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different accommodations; for children engaged sometimes in study and sometimes in recitation ; for children whose health and success in study require that they shall be frequently, and every day, in the open air, for exercise and recreation, and at all times supplied with pure air to breathe ; for children who are to occupy it in the hot days of summer, and the cold days of winter, and to occupy it for periods of time in different parts of the day, in positions which become wearisome, if not in all respects comfortable, and which may affect symmetry of form and length of life, if the construction and relative heights of the seats and desks which they occupy, are not properly attended to; for children whose manners and morals,—whose habits of order, cleanliness and punctuality,—whose temper, love of study, and of the school, are in no inconsiderable degree affected by the attractive or repulsive location and appearance, the inexpensive out-door arrangements, and the internal construction of the place where they spend or should spend a large part of the most impressible period of their lives. This place too, it should be borne in mind, is to be occupied by a teacher whose own health and daily happiness is affected by most of the various circumstances above alluded to, and whose best plans of order, classification, discipline and recitation may be utterly baffled, or greatly promoted, by the manner in which the school-house may be located, lighted, warmed, ventilated and seated.?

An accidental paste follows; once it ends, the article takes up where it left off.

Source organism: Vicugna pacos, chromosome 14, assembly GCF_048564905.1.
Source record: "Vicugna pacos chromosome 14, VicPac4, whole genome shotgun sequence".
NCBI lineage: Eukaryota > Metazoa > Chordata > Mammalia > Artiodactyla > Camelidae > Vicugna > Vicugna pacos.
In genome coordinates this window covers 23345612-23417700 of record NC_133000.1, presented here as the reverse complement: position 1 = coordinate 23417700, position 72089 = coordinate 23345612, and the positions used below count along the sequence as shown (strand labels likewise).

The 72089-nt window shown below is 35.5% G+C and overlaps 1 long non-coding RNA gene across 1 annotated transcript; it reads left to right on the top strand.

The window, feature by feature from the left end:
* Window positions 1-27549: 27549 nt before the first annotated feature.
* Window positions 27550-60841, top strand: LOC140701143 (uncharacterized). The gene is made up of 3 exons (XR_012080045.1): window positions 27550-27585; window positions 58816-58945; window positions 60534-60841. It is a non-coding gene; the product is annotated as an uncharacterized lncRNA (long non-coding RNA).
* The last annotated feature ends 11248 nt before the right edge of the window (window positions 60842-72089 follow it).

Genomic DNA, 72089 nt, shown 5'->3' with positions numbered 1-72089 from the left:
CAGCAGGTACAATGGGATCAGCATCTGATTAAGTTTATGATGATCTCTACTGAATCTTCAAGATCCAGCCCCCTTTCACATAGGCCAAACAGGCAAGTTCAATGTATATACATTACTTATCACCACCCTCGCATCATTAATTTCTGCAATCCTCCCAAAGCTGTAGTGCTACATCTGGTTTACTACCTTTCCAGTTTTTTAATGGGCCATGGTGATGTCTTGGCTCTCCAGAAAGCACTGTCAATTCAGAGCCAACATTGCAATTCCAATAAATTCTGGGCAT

With these general views of school-architecture, let us contrast the condition of the places where most of the public schools of the State were kept in the winter of 1843–44, as presented in an abstract of the returns of teachers and committees, corrected from notes taken during my first circuit through the several towns.